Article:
• There can be surges on this CESS rate and as a result, the GST rate can even go upto 43%

However, the most surprising part in this category are the products, which have been included under it. For example, products that were considered to be essential commodities previously have now been out under the list of luxury goods. These are shampoos, after shaving gel, shaving foams, butter, mustard, coffee and all other kinds of condiments. The fact that yachts, private jets and even mobiles (considering today’s choice of smartphones) are considered to be luxury items is relatable, but that shampoos and shaving items or even butter can find a place in this list is surprising!

8. On the Mutual Fund Industry

The effect of GST on the Mutual Fund industry is going to be quite big and definitely it is not going to be easy either for those offering the investment services or for the investors in any way. But yes, the consumers may have to pay more than what they do now. At present, the service tax levied on mutual Fund investments is 15%. Till now there has been no concrete data on the tax percentage. However, as per reports:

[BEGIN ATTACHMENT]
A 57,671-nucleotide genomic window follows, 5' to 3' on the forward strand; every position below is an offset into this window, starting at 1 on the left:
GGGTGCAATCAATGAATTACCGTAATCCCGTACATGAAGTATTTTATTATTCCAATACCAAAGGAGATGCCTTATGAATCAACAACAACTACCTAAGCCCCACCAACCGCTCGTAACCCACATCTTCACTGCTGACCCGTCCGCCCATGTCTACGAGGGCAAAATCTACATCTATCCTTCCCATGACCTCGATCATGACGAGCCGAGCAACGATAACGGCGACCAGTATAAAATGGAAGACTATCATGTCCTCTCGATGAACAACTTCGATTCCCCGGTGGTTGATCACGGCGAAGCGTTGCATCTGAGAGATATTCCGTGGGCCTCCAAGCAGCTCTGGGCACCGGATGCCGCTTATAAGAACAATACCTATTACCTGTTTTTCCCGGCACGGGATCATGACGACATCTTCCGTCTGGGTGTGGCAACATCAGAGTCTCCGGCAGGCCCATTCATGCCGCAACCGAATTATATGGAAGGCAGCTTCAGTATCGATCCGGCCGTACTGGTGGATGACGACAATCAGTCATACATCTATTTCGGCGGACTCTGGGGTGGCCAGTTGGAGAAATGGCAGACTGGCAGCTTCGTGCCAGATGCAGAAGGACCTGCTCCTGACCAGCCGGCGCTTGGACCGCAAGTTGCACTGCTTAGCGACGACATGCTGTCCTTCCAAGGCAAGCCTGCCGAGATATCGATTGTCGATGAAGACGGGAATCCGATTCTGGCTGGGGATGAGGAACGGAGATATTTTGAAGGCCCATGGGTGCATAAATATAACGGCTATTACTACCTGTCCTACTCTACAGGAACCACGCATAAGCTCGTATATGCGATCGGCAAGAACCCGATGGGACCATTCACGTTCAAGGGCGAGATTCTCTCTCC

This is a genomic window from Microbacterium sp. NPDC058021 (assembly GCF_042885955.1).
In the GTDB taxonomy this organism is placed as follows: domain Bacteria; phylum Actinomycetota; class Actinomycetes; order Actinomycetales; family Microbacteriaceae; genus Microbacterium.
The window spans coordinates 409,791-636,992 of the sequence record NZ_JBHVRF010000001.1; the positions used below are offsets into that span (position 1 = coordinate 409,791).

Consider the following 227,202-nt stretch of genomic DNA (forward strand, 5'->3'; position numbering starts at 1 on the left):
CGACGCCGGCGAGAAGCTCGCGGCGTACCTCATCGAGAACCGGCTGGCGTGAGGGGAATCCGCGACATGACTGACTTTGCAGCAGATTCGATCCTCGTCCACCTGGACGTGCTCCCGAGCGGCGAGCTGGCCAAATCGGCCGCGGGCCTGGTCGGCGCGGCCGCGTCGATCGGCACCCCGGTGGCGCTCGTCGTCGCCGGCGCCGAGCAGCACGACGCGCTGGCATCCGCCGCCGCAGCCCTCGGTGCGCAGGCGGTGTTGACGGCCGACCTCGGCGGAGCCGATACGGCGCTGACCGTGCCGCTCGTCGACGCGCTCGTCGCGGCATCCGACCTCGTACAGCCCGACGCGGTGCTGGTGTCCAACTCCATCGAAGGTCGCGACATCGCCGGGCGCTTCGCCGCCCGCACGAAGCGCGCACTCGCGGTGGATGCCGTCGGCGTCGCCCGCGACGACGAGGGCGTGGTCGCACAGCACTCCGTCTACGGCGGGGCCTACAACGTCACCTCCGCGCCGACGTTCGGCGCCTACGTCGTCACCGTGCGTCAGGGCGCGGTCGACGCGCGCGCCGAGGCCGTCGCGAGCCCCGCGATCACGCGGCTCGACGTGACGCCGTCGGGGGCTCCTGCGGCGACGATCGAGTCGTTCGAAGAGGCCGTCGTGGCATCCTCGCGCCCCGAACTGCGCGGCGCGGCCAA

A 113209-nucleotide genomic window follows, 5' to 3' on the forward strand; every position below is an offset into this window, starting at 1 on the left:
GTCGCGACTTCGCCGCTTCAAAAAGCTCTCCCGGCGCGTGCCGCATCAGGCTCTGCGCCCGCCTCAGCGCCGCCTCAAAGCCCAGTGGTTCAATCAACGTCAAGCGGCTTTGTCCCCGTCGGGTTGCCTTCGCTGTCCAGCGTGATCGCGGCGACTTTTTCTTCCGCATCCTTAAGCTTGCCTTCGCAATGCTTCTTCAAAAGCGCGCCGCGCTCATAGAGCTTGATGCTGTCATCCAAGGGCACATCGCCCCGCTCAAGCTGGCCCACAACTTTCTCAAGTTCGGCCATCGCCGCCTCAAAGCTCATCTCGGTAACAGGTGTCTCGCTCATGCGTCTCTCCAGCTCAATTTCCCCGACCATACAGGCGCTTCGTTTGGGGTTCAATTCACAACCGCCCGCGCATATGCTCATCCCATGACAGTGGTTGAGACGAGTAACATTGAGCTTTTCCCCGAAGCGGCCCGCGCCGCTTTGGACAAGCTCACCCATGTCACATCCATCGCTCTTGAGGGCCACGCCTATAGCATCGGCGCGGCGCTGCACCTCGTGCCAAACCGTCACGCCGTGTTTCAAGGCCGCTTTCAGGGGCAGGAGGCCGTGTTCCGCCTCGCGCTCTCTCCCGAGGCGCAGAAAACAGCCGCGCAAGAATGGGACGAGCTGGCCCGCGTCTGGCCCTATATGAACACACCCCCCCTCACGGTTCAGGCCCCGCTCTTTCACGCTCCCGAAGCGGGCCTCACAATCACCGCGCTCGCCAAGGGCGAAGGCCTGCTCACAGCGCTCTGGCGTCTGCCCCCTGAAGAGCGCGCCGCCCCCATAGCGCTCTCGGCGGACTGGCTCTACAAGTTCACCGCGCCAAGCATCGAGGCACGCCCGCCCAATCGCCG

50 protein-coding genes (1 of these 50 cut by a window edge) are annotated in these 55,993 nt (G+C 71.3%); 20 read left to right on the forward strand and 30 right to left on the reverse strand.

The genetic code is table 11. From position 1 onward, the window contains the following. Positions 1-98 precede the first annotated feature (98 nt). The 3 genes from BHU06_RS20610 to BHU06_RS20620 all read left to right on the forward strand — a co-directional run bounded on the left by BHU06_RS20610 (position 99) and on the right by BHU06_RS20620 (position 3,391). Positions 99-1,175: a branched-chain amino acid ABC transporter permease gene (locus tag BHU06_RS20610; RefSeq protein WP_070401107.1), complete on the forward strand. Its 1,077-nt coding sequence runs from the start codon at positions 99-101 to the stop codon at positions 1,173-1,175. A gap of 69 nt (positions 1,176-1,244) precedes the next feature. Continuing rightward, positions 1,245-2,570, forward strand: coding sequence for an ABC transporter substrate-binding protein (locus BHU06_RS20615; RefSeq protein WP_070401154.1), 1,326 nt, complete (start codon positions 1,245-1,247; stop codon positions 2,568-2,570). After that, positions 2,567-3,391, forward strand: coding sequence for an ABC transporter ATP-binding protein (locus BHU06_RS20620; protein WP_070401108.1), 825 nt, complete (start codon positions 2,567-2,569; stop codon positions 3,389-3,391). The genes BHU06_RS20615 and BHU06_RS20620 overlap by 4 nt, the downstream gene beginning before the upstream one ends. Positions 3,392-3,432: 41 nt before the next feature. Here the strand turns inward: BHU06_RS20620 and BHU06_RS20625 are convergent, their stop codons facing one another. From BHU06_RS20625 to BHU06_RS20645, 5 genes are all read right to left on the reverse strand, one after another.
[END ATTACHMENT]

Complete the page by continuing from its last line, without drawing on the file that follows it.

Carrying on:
The tax to be levied may range in between the 18 to 22 percent tax bracket.

9. On businesses mainly startups and e-commerce

GST is supposed to bring a radical change in the market involving small businesses and ecommerce, actually for good. The reasons for it are HERE:

  • Revenue system will get simpler - At present startups are required to spend a good amount of time on managing taxes at various levels. GST simplifies this entire procedure, thereby helping startups find more time for business management.

  • Both sales and services taxation will be consolidated - At present, VAT and service tax for sales and services are separate. So, if an establishment such as a restaurant deals in both sales and services, the total tax to be paid shoots up by a considerable amount. With GST, everything is going to be consolidated.